3. If the player vehicle is moving, the near environment and road should not reveal any ghosting.

Based on these criteria, we developed a new anti-ghosting TAA technique that uses a blend of pixel depth and pixel motion to determine how to blend the pixel history.

To begin, any pixel closer to the camera than a specified depth threshold is considered for disabling blending with history pixels. We chose our depth threshold empirically such that the entire player car and a short length of road behind it would be within the range. This satisfies the most common scenarios where ghosting occurred – player motion and motion of a competing car that the player is approaching. We cannot simply disable history blending outright for pixels in this depth range, as it causes artifacts as seen below due to the sub-pixel camera jitter:

As we already have pixel velocity as a shader input, we leverage it to determine if a pixel is moving above a speed threshold from one frame to the next. For static or slow moving pixels, we continue using TAA as normal. As pixel motion increases, we can begin rejecting the history contribution because the jitter is not as noticeable while moving, and other post effects such as motion blur help to alleviate artifacts. As we always want the player vehicle to look great, one final adjustment is made – if the current frame pixel is stencil tagged, do not consider this anti-ghosting technique.

This new technique has little to no impact on performance – we already compute most of what was needed to find the history location, so this only costs us a few additional shader instructions. The below code sample is the crux of the technique, but other changes had to be made to shader setup and execution outside of this snippet.

half currentStencil = tex2D(StencilCurrentSrv, screenUV).r;
half historyStencil = tex2D(StencilHistorySrv, historyUV).r;
float pixelMovement = length(motionVector * PerFrame_ScreenSize.xy);

bool bStencilDifferent = (currentStencil != historyStencil);
if (AntiGhostingMethod >= c_AntiGhostingComplex) // complex = 2
{
    // Complex anti-ghosting is based on stencil tagging, pixel depth, and pixel motion. This // greatly mitigates ghosting from both camera rotation and fast camera motion. Key // objects (such as character models) are tagged in their material and get marked in the // stencil buffer. If the current and history stencils differ, then reject the history as // the pixel is newly uncovered. If the pixel is not marked (meaning it is typically // environment such as roads or terrain) and the pixel has moved above a threshold, perform // depth-based anti-ghosting to mitigate ghosting near the camera where it is most // egregious. This motion threshold should be kept relatively low, as if it is too high, // you will notice the TAA history blend pop out from behind the car as the camera speeds // up or slows down. A value of 1 seems good, 5 is too high.
    float worldDepth = current.depth * PerView_NearFarClipDist.y;
    bool bStencilDepthMotion = (currentStencil == 0 && pixelMovement > MotionThresholdMin
        && worldDepth < DepthThresholdMax);
    if (!bStencilDifferent && bStencilDepthMotion)
    {
        // Lerp toward using full current frame data, using a smoothstep of a min/max depth. // This allows pixels near the camera to use full new frame weight if they passed the // above checks, but avoids a sharp cutoff when approaching standard history blending.
        float depthBlend = 1.0f - smoothstep(DepthThresholdMin, DepthThresholdMax, worldDepth);
        frameWeight = lerp(frameWeight, 1.0f, depthBlend);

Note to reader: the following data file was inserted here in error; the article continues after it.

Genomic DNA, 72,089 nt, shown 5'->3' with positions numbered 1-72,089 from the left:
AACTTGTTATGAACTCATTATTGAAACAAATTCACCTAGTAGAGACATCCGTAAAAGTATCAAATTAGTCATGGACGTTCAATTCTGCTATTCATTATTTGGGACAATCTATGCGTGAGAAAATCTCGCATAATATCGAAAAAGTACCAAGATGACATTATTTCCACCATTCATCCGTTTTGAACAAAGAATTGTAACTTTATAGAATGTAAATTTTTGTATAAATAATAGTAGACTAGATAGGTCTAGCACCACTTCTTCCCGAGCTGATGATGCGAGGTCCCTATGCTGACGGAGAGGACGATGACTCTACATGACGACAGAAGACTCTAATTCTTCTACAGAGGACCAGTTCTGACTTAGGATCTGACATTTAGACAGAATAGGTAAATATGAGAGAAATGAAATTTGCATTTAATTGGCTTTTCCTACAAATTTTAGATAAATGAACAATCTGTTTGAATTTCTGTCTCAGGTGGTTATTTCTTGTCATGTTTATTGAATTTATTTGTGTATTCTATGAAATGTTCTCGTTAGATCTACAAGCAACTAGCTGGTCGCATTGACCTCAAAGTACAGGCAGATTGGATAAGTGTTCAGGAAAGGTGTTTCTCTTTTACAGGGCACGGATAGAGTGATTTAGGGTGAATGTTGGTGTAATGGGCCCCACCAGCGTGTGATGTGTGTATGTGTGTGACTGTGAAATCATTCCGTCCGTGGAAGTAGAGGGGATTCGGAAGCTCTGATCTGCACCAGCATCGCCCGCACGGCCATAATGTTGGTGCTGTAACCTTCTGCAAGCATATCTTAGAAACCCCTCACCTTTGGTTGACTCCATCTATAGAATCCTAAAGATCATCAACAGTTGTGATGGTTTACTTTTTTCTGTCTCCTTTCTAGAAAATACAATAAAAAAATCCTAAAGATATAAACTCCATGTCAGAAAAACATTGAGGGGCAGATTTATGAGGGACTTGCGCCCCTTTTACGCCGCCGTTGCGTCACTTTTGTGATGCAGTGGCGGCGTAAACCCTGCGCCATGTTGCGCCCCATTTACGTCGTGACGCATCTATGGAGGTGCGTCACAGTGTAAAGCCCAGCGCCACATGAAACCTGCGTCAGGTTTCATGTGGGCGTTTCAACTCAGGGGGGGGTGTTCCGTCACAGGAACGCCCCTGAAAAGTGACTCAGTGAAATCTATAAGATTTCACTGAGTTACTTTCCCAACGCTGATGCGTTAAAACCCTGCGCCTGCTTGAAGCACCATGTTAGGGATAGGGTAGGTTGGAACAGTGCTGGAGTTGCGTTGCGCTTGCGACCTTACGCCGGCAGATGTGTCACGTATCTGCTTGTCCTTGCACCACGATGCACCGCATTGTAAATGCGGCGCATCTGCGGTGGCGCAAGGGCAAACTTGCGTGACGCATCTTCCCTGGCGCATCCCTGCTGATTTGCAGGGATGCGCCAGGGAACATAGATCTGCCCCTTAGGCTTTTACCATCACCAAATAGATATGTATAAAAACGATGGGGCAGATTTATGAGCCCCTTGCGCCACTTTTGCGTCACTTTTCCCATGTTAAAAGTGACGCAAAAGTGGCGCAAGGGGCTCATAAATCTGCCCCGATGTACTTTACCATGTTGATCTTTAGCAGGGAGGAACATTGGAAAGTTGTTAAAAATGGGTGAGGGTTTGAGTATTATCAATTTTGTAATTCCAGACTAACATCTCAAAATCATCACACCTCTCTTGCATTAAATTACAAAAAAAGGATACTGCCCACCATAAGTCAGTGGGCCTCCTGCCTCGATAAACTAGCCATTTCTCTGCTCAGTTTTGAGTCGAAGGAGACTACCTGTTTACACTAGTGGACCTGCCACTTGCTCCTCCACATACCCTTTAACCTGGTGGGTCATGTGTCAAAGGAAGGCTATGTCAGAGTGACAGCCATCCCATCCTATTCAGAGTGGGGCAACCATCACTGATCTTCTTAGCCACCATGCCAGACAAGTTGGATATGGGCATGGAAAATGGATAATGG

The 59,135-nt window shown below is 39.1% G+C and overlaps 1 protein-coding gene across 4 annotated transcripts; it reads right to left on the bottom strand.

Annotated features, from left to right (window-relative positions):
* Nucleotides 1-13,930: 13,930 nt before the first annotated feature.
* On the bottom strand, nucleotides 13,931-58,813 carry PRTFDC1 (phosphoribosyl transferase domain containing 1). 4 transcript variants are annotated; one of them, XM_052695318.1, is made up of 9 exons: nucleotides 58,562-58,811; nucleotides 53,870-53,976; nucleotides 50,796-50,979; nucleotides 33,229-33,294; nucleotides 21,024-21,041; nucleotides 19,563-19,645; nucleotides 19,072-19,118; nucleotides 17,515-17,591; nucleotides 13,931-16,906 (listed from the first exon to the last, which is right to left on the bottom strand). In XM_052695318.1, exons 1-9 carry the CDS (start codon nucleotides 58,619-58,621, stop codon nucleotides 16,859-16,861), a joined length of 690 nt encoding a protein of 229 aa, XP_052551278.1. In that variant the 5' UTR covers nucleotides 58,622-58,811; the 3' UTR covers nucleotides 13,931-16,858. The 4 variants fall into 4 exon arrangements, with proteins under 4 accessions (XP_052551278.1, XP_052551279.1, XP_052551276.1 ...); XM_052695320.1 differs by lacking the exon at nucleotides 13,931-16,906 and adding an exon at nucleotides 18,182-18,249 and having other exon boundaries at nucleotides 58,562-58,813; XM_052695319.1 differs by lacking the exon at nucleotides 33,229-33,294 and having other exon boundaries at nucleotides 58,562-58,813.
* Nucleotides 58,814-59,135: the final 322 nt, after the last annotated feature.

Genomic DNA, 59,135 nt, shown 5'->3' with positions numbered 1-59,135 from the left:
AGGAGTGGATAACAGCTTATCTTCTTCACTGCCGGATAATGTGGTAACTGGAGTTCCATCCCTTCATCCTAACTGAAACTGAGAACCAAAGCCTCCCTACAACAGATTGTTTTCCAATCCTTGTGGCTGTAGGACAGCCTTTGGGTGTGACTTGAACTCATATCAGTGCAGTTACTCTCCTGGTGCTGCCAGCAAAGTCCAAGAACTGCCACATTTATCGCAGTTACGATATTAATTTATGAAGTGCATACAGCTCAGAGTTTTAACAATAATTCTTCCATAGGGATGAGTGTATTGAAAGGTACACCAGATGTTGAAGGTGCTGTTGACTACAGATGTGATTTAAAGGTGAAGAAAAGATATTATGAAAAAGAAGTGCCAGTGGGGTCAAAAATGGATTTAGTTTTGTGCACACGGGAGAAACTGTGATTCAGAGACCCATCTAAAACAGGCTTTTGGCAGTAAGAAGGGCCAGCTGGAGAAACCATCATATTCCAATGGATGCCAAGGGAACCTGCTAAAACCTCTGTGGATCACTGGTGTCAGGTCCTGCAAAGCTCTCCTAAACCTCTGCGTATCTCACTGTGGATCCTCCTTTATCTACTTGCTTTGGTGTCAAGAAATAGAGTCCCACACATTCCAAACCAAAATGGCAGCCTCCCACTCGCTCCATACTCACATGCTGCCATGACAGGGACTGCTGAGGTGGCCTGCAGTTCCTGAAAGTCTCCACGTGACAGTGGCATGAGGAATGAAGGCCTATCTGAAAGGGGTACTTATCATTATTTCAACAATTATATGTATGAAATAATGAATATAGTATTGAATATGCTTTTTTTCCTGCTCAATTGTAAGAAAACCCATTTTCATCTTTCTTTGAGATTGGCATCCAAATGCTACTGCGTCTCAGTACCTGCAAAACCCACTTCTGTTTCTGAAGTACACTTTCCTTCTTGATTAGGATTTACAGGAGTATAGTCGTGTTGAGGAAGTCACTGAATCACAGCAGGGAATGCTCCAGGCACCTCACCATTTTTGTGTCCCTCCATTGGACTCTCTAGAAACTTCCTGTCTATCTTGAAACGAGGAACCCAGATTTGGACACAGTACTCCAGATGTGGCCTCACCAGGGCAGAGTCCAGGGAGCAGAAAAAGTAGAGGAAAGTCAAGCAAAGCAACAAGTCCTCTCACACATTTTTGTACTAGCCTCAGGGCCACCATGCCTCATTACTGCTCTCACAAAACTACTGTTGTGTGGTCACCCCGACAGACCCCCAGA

// To mitigate sharpness in pixels using frame weight closer to 1, lerp to a 3x3 // Gaussian blurred color of the current pixel neighborhood. Without this, newly // revealed or anti-ghosted pixels appear much sharper than they should.
        currentColor = lerp(currentColor, current.colorBlurred, depthBlend);
    }
}
if (AntiGhostingMethod >= c_AntiGhostingSimple) // simple = 1
{
    // Simple anti-ghosting is based on stencil tagging. This greatly mitigates ghosting from // camera rotation. Key objects (such as character models) are tagged in their material // and get marked in the stencil buffer. If the current and history stencils differ, // then reject the history as the pixel is newly uncovered.
    if (bStencilDifferent)
    {
        frameWeight = 1.0f;
        // To mitigate sharpness in newly revealed pixels, lerp to a 3x3 Gaussian blurred color // of the current pixel neighborhood. Without blurring, these pixels appear // much sharper than they should.
        currentColor = current.colorBlurred;
    }
}

To help illustrate the technique, the visualization below uses red to indicate pixels that are moving fast enough and are close enough to the camera to trigger the anti-ghosting. Note that since pixel motion is measured in screen space, pixels near the edges of the screen trigger anti-ghosting sooner than pixels in the center of the screen. This helps to break up the boundary between normal TAA and our anti-ghosting technique.

Since implementing this, there have been a few times where we’ve made custom adjustments to the minimum and maximum depth thresholds for anti-ghosting, based on where the player vehicle is located in cutscenes. In the example below, the camera was overhead and further away from the car than usual, causing noticeable ghosting behind the car. Fortunately, this data was already exposed outside of the shader, so it was simple to make adjustments for different cameras. Having a more holistic way to identify the focus of the camera and automatically adjust the depth thresholds would be beneficial.

Overall, the combination of Naughty Dog’s prior improvements and our new anti-ghosting temporal anti-aliasing exceeded our expectations. On Xbox One, this added about 0.1ms to our TAA shader for a total runtime cost of about 1.6ms on the GPU. See the results for yourself by checking out The Grand Tour Game, available now on PlayStation 4 and Xbox One.

 

About the author

Steve Karolewics is a Senior Graphics Engineer at Amazon Game Studios Seattle. He led the rendering team for The Grand Tour Game and worked on split-screen multiplayer, visual improvements, and performance optimizations.